In the 1911 census the family were living at 119 Lowergate, Clitheroe. By now Florrie is 14 years old and she is working as a “ring spinner” in a cotton mill.
Some time during the next six years Florrie met and fell in love with Fred Musgrove, a local chap from Clitheroe. They were married on 16 September 1917 at the United Methodist Church, Moor Lane Clitheroe.
Their marriage certificate also threw up another anomaly. The father’s names have been written on the wrong lines – so Florries father is shown as Thomas instead of Joseph. Yet another example and reminder of the importance of always checking and checking again the information from official records.
Witnesses at the wedding were Florrie’s brother John Robert Musgrove and Fred’s sister Ellen Halstead.
Over the next 18 years Florrie and Fred had eight children
Kathleen Musgrove (born 1918)
Thomas Musgrove (born 1920)
Joseph Harry Musgrove (born 1922)
Hazel Musgrove (born 1925)
Elizabeth Musgrove (born 1927)
Stowell Musgrove (born 1929)
Alice Musgrove (born 1930) – my mother
Mary Musgrove (born 1935)
My mum describes Florrie and Fred as very loving parents. Both were hard working and fiercely loyal to their children. Unfortunately Florrie suffered from bronchial asthma for many years so I am quite sure life must have been really hard.
Florrie died on 18 May 1971 at the age of 74 and is buried at Clitheroe Cemetery.
This Sunday, 28th November is my mother’s 80th birthday. So I thought I would take a look back to a time when she was 17 year’s old and working as a weaver in one of the local mills in Clitheroe, Lancashire.
Here is a newspaper article about changes to working practices recommended in a Cotton Manufacturers Commission report and Government White Paper.
The report and White Paper recommended a 20% increase in production mainly by weavers operating more looms. The tradition was for weavers to operate 4 looms and the new plan was for them to operate 10 looms.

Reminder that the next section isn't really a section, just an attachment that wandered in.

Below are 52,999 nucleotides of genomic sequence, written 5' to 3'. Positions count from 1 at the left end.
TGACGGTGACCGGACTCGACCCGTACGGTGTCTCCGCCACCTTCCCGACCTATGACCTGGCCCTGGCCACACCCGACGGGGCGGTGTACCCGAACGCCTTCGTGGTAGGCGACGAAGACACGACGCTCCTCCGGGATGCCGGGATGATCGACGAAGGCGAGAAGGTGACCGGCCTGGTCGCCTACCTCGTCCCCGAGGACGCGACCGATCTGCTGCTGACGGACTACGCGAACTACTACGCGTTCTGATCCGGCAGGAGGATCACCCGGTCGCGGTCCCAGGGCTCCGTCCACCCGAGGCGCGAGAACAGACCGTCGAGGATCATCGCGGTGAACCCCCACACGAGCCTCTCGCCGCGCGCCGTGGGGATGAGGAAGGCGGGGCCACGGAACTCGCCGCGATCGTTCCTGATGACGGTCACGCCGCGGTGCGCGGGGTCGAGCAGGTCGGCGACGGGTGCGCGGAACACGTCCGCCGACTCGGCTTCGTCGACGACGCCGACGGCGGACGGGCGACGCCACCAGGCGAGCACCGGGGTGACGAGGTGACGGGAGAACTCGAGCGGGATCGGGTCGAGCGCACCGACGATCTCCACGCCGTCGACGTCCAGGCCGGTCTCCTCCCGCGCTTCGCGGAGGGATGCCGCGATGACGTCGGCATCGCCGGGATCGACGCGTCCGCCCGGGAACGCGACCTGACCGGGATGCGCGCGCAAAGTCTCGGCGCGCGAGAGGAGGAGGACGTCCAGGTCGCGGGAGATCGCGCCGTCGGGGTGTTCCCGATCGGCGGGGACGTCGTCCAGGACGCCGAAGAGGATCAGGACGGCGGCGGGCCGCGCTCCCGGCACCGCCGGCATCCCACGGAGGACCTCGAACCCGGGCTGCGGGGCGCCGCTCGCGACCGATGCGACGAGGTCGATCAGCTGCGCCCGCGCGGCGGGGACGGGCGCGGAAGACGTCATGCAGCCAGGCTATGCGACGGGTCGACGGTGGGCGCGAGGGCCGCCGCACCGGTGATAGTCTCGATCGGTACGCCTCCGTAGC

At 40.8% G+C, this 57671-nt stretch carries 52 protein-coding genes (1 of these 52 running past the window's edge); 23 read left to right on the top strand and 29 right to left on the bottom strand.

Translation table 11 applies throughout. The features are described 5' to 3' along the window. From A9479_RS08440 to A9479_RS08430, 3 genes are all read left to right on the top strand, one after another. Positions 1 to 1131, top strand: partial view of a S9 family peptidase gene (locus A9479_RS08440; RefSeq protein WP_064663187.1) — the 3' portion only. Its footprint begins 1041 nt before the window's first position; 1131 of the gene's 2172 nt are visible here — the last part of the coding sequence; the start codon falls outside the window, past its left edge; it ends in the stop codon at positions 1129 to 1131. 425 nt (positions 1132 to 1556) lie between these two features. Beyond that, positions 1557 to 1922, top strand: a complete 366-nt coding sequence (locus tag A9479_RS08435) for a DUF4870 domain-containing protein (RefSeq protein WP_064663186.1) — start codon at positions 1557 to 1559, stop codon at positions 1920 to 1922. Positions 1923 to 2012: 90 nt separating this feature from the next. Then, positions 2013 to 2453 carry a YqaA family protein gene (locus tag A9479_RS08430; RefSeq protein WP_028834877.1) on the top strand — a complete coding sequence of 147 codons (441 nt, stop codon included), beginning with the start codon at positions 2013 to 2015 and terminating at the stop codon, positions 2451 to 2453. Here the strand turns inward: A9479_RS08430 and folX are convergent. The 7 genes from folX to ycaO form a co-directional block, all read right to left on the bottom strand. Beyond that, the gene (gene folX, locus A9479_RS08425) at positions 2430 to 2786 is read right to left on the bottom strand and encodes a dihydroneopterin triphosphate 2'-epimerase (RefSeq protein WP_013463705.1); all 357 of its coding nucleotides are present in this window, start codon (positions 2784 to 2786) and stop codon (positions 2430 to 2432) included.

The article tells the story of “Mrs Lucy Eccles (53), weaver since she was nine years old, moved on to 10 looms a months ago.” and my mother Alice Musgrove.
“What it took Mrs Eccles 44 years to reach, 17 year old Alice Musgrove did it in 18 months. Then she was training as a weaver with two looms. Now she has 10 and is the champion wage earner among the younger weavers with £6 10s a week.”
Happy birthday mum – I hope you’ve saved up your wages to pay for lunch on Sunday.
All the torrential rain and flooding in Cornwall recently prompted me to dig out the newspaper clipping below. This is an extract from the local paper in Clitheroe (Lancashire) published in 2000. This particular piece looks back 50 years to 1950. My dad, Graham Dawson (1930-2008) gets a mention – perhaps his first claim to fame.
To say my dad was a bit accident prone is perhaps an understatement. Mind you the accidents were not always his fault. However, enough for now – I will post again about my dad and mishaps.
Thomas Ainsworth Musgrove was 20 and Ellen Stowell was 19.
Thomas was a bachelor and worked as a spinner. Ellen was a spinster and her occupation is described as a carder. At the time of their marriage they were both living in Clitheroe, although Thomas was born in Darwen (about 16 miles away) and Ellen was born in Burnley (about 11 eleven miles away).
The two witnesses at the marriage were John Simeon Lord and Sarah Ellen Aspin. I don’t know anything about these two people. They don’t appear in my family tree so I am guessing that they were either friends or relatives that I haven’t traced yet.
In the 1891 census they were living at 79 Moor Lane, Clitheroe. Thomas was working as a cotton cloth marker and Ellen still as a cotton carder. In 1901 they were living at 62 Moor Lane, Clitheroe and Tomas was a cotton spinner.
Thomas and Ellen had seven children
Mary Alice 1886-1952
Fred Ainsworth Stowell 1898-1975 – my grandfather
Joseph Ainsworth Stowell 1888
Happy anniversary Thomas and Ellen.